The gloves also come in a motorcycle version and an "all-purpose" version. The ski version I tried did seem pretty warm and well-made.
GoPro cameras come with helmet-mount accessories, but it's also nice to have a helmet like the Giro Edit that has a GoPro mount integrated right into it. The camera attaches right to the front of the helmet, instead of the top, which allows you to avoid the Teletubby look. Of course, if you have the camera on the front of your helmet, you can't rest your goggles there.
For those who wear glasses while they're skiing, you really need an over-the-glass (OTG) goggle. There are many OTG goggles out there, but few that feature a built-in fan to help keep your glasses (and goggles) from fogging up.
Smith Optics IOX Elite Turbo fan is Smith's top-of-the-line OTG goggle. Aside from the quality of the lenses (you get two with the goggle), the big deal here is how quiet the fan is. With most goggles that have integrated fans, including Smith's own, you can can end up hearing the whir of the fan, which can drive some people batty. But I tested this model and it was really quiet. I could hear it in the silence of my office, but when I took it out on the slopes with a slight wind blowing, it was practically silent.
Of course, a lot of people don't want to spend this kind of dough on a pair of goggles (and in the wrong circumstances you still may get some fogging). But this is as good as you get when it comes to OTG goggles.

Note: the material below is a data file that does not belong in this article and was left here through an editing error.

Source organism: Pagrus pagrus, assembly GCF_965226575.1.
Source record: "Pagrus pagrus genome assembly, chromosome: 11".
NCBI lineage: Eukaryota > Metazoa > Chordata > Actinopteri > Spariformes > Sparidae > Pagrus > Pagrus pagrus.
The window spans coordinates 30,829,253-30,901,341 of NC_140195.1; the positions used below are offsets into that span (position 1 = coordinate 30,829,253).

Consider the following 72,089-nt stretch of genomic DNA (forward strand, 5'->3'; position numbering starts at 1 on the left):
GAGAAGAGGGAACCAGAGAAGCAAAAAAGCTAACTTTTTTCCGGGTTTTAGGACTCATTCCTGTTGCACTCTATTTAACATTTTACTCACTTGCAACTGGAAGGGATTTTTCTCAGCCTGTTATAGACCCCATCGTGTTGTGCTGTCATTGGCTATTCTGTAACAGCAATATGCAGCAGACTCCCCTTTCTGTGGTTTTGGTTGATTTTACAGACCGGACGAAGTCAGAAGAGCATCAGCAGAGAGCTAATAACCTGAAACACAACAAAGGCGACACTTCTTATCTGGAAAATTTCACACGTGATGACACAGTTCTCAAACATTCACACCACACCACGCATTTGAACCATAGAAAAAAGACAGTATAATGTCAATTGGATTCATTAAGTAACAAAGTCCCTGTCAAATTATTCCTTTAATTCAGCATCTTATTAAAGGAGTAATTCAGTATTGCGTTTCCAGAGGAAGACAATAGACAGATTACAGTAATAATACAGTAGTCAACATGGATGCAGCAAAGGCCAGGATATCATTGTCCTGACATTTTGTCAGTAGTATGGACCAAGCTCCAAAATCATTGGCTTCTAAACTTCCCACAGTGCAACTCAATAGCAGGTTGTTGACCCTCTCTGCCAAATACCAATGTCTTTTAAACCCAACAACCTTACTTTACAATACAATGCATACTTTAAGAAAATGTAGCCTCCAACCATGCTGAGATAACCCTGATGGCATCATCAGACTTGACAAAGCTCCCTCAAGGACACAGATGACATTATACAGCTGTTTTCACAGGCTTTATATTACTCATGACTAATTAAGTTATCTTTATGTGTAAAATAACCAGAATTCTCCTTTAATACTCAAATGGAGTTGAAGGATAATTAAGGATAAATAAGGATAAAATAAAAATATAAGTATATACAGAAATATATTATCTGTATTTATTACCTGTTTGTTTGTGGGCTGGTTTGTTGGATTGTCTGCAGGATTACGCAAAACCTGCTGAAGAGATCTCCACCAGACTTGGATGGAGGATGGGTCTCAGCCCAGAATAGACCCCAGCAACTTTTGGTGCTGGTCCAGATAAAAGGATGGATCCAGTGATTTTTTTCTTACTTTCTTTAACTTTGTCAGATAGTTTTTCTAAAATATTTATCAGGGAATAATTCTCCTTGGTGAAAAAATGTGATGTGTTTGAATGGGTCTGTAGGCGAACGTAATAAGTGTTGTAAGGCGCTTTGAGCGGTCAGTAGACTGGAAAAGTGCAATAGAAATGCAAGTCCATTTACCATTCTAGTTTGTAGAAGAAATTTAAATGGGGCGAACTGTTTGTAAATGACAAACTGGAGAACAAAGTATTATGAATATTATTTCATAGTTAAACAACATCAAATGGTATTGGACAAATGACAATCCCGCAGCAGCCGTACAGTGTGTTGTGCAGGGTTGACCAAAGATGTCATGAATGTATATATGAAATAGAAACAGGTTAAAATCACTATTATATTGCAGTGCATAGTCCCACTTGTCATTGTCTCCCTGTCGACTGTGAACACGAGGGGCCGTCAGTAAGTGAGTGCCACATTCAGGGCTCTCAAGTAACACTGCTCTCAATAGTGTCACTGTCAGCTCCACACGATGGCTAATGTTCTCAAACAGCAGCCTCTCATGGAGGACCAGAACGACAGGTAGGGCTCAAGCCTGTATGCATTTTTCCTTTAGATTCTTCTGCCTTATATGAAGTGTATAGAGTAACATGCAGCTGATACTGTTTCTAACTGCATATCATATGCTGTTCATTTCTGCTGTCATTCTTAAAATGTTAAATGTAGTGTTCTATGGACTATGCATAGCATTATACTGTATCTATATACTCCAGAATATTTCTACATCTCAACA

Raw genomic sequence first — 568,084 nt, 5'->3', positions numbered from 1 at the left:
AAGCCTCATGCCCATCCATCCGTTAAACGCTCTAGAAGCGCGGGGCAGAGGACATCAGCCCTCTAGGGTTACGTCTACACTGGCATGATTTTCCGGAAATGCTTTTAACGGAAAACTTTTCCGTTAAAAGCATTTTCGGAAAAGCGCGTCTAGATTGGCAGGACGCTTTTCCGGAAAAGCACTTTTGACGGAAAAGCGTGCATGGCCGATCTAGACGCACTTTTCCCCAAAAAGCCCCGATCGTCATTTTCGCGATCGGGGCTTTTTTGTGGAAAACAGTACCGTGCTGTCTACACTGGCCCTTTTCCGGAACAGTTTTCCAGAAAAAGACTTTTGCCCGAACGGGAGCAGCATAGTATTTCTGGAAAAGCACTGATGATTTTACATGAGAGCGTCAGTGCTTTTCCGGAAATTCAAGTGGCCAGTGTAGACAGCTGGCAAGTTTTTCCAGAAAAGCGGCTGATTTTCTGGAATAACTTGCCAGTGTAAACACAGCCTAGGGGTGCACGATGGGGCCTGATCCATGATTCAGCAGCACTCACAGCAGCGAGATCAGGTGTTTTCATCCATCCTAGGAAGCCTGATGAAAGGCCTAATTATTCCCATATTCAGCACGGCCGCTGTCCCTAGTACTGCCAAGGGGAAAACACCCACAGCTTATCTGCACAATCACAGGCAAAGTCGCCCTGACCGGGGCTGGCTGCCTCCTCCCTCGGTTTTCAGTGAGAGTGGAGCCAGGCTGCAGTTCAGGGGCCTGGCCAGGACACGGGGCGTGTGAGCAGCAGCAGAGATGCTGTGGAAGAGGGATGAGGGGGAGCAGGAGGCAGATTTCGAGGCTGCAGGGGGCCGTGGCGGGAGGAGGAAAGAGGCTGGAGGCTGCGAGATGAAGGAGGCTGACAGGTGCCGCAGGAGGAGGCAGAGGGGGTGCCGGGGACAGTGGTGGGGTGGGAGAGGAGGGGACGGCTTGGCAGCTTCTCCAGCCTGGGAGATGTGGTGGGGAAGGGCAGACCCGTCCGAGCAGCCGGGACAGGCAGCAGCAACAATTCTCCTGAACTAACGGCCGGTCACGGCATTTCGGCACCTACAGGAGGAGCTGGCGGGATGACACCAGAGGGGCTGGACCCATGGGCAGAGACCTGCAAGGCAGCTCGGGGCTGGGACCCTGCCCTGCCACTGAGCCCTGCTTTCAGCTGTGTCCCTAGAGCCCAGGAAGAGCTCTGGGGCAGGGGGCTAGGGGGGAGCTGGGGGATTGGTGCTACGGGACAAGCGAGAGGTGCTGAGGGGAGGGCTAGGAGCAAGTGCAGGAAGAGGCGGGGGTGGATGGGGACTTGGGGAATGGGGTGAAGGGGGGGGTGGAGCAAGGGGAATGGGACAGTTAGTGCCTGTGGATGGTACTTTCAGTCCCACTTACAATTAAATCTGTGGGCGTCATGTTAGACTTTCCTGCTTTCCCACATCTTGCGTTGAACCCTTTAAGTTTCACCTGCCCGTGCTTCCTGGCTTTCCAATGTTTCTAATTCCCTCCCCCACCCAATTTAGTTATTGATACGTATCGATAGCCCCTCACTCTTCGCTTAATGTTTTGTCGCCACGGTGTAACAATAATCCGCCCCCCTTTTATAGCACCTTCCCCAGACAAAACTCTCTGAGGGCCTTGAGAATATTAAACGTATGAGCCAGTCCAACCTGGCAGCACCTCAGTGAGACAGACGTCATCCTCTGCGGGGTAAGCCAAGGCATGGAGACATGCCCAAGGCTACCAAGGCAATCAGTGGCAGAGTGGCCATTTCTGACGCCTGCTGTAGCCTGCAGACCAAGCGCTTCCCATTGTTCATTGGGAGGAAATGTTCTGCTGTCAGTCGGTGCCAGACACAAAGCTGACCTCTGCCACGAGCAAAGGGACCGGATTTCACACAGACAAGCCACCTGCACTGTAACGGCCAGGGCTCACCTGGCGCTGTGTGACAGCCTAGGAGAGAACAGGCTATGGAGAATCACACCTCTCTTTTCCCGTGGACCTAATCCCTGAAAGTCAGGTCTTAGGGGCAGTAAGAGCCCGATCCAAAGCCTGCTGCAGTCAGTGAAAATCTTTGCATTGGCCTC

You'd think that more companies would have made Bluetooth headphones that slip inside your helmet, but Outdoor Technology is one of the few that does (Skullcandy has something for helmets, but I prefer the Chips).
How it works is you charge up the Chips and slide them into the earflaps on your helmet (they should work with most helmets). You want to make sure that no excess padding in your helmet is covering the Chips or else they'll get muffled and you'll lose some volume; you want them as close to your ears as possible.
The Chips have a single button on each earpiece, which you can access through the earflap. In other words, you can answer or end a call by touching the earflap firmly, or pause and play music. What's also nice is that you can access Siri (without taking out your phone) and use voice commands to call people or launch a playlist of music.
I thought the sound quality was decent for Bluetooth but not great. You can find headphones that sound better for $130, but it's really nice to be able to stick your helmet on and have the headphones built-in with no wires to worry about. Battery life is rated at 10 hours and the Chips are sweat- and water-resistant but not waterproof.